By Carolina Pulice
(Reuters) – A group of investors requested a collective arbitration against troubled Brazilian retailer Americanas SA and 3G Capital at the Brazilian stock exchange on Thursday, according to a legal document seen by Reuters.
The investor group, known as Instituto Ibero-Americano da Empresa, demanded a provisional compensation of 500 million reais ($97 million) from the company and its reference shareholders, according to a filing to the arbitration chamber of the stock exchange seen by Reuters.
A Rio court granted Americanas’ bankruptcy protection request on Thursday, days after the company uncovered nearly $4 billion in accounting inconsistencies, leading to a legal feud with creditors.
According to the document filed on Thursday, the investor group claims the company’s shares were priced based on their financial statements, inducing investors to error. “The acquisition of shares at a certain price, at any time in the past, was carried out with false and artificial overvaluation,” they say.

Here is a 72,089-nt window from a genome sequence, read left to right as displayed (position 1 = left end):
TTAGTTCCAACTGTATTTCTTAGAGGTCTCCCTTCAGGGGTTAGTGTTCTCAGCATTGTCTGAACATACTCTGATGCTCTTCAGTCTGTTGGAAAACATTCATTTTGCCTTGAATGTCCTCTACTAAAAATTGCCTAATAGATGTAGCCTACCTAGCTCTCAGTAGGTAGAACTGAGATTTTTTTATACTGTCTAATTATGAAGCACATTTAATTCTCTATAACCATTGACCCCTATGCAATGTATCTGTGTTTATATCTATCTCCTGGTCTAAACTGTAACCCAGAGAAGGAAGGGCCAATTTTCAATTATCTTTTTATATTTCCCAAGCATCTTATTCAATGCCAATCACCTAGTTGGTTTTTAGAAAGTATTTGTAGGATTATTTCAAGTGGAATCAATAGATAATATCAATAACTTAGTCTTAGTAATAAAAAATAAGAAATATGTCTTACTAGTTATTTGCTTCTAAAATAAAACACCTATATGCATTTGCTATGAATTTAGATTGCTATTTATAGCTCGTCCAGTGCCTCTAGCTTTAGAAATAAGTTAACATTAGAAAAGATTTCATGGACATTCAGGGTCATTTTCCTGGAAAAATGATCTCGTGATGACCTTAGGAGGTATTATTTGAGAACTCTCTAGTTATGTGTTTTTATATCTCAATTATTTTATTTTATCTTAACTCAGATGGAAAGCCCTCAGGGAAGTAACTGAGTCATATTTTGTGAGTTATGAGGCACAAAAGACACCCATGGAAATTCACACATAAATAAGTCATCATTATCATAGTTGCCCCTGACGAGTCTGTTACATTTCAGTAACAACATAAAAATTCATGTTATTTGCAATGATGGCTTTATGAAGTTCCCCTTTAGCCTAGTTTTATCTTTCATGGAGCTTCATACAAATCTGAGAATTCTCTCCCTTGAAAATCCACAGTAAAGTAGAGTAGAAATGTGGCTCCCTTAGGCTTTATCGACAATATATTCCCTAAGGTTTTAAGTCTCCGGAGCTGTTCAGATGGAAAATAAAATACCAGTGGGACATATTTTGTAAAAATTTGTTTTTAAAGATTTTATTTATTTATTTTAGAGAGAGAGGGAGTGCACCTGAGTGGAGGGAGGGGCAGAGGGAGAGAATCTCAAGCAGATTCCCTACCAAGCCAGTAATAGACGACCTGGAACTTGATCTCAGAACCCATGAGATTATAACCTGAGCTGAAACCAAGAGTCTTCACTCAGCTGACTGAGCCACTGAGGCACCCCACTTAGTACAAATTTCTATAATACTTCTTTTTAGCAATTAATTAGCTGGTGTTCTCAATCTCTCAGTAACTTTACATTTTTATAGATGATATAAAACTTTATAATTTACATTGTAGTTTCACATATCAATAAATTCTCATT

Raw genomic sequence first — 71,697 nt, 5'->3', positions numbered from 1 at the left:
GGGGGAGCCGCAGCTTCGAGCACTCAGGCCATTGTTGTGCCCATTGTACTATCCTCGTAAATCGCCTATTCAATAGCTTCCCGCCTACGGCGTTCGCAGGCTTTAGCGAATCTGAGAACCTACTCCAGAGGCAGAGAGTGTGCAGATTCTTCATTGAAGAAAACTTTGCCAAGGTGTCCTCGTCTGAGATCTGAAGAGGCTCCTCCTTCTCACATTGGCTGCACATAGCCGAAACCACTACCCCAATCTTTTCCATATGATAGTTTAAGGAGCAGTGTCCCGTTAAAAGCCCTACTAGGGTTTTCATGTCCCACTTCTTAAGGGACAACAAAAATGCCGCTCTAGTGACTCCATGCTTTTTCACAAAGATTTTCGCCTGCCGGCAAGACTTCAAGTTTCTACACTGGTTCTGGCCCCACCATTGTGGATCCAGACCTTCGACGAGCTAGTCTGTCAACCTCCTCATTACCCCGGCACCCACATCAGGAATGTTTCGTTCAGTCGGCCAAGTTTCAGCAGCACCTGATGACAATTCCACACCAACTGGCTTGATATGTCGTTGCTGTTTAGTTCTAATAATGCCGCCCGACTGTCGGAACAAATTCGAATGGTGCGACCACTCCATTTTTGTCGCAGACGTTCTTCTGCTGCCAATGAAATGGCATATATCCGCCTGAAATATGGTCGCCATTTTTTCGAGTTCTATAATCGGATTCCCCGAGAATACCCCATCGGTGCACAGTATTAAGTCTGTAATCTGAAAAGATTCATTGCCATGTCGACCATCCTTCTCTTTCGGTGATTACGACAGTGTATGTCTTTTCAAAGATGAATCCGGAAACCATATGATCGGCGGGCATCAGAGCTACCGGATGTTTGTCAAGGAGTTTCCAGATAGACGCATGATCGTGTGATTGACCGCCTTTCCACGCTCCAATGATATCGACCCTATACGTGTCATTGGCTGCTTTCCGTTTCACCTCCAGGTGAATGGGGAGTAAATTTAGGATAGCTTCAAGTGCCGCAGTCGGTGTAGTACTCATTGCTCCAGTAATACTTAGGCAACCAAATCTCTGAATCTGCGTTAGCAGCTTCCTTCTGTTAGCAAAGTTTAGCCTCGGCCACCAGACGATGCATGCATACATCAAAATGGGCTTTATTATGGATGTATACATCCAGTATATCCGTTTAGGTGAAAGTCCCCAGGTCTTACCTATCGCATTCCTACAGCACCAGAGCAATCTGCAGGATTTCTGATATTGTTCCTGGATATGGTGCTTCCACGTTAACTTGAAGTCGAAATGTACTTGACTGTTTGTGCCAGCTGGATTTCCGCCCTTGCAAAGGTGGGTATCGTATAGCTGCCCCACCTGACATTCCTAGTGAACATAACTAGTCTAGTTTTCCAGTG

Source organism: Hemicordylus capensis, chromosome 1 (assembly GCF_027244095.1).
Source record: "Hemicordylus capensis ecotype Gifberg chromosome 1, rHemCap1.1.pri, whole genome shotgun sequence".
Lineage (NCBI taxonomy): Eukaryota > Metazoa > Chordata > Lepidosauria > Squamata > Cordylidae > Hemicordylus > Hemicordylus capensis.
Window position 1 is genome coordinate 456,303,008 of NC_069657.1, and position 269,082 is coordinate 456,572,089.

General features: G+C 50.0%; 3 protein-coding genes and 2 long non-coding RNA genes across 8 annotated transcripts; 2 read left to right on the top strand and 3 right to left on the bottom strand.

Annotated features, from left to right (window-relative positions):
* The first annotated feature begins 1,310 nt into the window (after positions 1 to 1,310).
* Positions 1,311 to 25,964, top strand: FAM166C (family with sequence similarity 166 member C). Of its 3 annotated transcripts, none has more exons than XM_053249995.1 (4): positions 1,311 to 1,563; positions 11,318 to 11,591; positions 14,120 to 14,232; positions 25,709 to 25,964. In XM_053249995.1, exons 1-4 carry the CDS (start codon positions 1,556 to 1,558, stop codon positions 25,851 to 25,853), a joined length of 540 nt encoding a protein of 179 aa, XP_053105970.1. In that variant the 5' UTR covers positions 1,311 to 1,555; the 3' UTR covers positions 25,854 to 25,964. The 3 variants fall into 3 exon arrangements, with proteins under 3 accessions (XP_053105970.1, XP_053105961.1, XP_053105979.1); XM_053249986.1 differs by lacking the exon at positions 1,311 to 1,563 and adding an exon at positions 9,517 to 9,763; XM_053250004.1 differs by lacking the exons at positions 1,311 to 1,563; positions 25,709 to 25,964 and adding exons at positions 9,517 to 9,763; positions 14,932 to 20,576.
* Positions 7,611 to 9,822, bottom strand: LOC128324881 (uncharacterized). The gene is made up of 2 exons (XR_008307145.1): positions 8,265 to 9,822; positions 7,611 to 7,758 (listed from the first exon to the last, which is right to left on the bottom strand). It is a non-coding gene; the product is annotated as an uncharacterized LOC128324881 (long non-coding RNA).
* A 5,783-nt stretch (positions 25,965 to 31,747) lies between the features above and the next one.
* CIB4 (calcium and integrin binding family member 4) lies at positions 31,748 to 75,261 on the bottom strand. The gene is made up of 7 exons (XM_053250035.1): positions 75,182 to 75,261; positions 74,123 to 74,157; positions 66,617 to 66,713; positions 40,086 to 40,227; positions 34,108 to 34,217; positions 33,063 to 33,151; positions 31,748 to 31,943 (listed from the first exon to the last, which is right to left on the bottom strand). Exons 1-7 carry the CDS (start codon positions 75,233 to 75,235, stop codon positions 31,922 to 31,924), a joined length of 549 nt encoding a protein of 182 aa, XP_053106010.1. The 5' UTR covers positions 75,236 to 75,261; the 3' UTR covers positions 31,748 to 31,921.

Last week, Americanas Chief Executive Sergio Rial resigned less than two weeks after taking the job, citing the discovery of “accounting inconsistencies” totaling 20 billion reais ($3.87 billion).
Rial attributed the inconsistencies to differences in accounting for the financial cost of bank loans and debt with suppliers.
The investors’ group filing to the arbitration chamber said that private equity firm 3G Capital was also named as responsible because the accounting consistencies “could not happen for so many years without the knowledge and tacit approval of the main shareholders.”
3G Capital said it is not a direct investor in Americanas, but did not comment on the arbitration claims.
Jorge Paulo Lemann, Beto Sicupira and Marcel Telles, who are all 3G Capital founders, are shareholders in Americanas. “The board and management were chosen by 3G because they are de facto controlling shareholders in Americanas,” the document says.
Americanas did not immediately respond to a request for comment.
($1 = 5.1716 reais)
(Reporting by Carolina Pulice; Editing by Rosalba O’Brien and Leslie Adler)